My name is Stacy Hamilton and I’ve been working in the health and safety space for many years. During that time, I’ve learned what works and what doesn’t when it comes to engaging and empowering people to find and follow their own safety journeys.
Where do I start?
Site visits to meet the teams is critical for me to get to know the people actually doing the work where hazards and incidents may occur.
One of the first things I’m often asked by people is “Why aren’t people reporting hazards? We can’t fix anything if we don’t know what’s going on.” That’s true and that’s what I tell everyone I work with as well. As much as a crystal ball would be helpful sometimes, it’s highly impractical and, quite frankly, very heavy to carry around.
For me to get a good understanding of what’s happening, I need to get onto the “shop floor”. Reviewing paperwork and processes will give me an idea of what’s happening, but the magic happens when I get to talk to the people involved in the work. After we’ve had our initial chat about your concerns, this is when I will ask to walk through the workplace.
I want to meet your teams and see how your front-line workers react to a “fresh face”. I introduce myself and am often bombarded with people telling me about hazards they’ve seen or experienced on site. The only thing your teams know about me is that I am a new person, and I seem to be actively listening. I take out my notebook and write it all down with names and times and areas. These conversations tend to end with: “I reported it to so-and-so and nothing ever happened/no one got back to me.
I come back to the office to have a chat and show the list of items I’ve been given. I am often met with surprise and then the realisation that they have in fact forgotten to action the items. This is, unfortunately, the norm rather the exception. It is definitely not a criticism though. We are all well-intentioned when we say to our teams “If there’s ever anything I can do to help, just let me know” and the busyness of the day can soon allow some of these items to slip off of our radar.
Take heart, this can be fixed relatively easily – let’s look at some practical ways
Next time you walk out onto the “shop floor” ask the question “How’s it all going?” Hopefully, they’ll open up, but if not, follow it up with this one “What’s one thing that we could do to improve the safety of your work area?”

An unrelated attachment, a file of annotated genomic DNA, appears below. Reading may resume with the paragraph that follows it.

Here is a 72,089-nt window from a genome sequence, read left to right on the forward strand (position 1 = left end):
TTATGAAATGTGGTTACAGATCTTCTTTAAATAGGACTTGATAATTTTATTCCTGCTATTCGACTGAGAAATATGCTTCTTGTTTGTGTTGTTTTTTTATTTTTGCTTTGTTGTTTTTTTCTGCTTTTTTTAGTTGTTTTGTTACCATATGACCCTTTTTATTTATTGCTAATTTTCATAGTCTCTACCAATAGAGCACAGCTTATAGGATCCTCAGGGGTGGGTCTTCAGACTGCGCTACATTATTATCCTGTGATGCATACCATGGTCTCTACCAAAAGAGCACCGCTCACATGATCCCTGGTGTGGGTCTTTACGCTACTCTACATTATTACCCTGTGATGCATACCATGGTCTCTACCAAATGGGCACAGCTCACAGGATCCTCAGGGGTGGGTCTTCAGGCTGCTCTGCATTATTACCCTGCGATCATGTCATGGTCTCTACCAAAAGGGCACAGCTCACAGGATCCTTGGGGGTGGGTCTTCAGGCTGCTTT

By asking your workers for feedback on how to best improve their workplace, they are more likely to embrace the proposed changes because they’ve been directly involved in identifying them.
Now that you’ve been a suggestion, you must do something with it AND come back and give the team feedback on the progress being made. Not every suggestion can be actioned, but there are ways to meet in the middle to achieve a win-win for all. It costs nothing to provide feedback but the results can be immeasurable.
5 simple steps you can do straight away
Go back to your safety meeting minutes and have a look at the outstanding action items.
I often see ONGOING as the timeframe for completion. This, my friends, is where actions go to die. You never have to complete something because there isn’t a date attached to it.
Assign each outstanding action a date to be completed by. If the risk is high, give yourself a shorter period of time. If the final solution is going to take longer, then make sure you have an interim solution ready.
Assign each outstanding action to a responsible person, not a department.
Track actions and hold people accountable for not completing the actions on time with a credible reason.
Go out and tell the work area that is affected what’s being done regularly so that they know their suggestions and issues have not gone into the abyss.
If they can’t trust you to fix the small items of concern, they aren’t going to trust you with the important things you really need to know about that could bite later down the track.
Remember, it’s one thing to identify the issues from your workforce, but the gold is found in how you respond and provide feedback on what’s being done to address it.
I’m someone who sort of fell into safety 15 years ago, not really knowing that it was a “real job or career” and I haven’t looked back. I get to combine my love of people and my love of science together and get the best of both worlds, in my opinion. I’m a proud Canadian and Australian and often refer to myself as a CanAussie.
I’ve worked in many different industries including telecommunications, warehousing and logistics, FMCG, local government and manufacturing to name a few. It doesn’t matter the industry, the issues that are presented to me are similar:
How do I get my employees to follow the rules?
How do I build/improve my business’ safety culture?
Why won’t anyone report hazards?
I need a safety manual for x reason
Through the articles I share, I hope to be able to answer these questions for you and many more.
I build safety systems for companies that people want to use (no, really!) and deliver training that people don’t forget when they walk out of the room.
My latest endeavour, which is launching early 2018, is bringing together young and new workers, their parents, their front-line supervisors and the business owners to work out the mystical, magical methods of the importance of personal safety at work and how that can apply to life. It’s the why that goes along with the what and the how (any Simon Sinek fans out there?).
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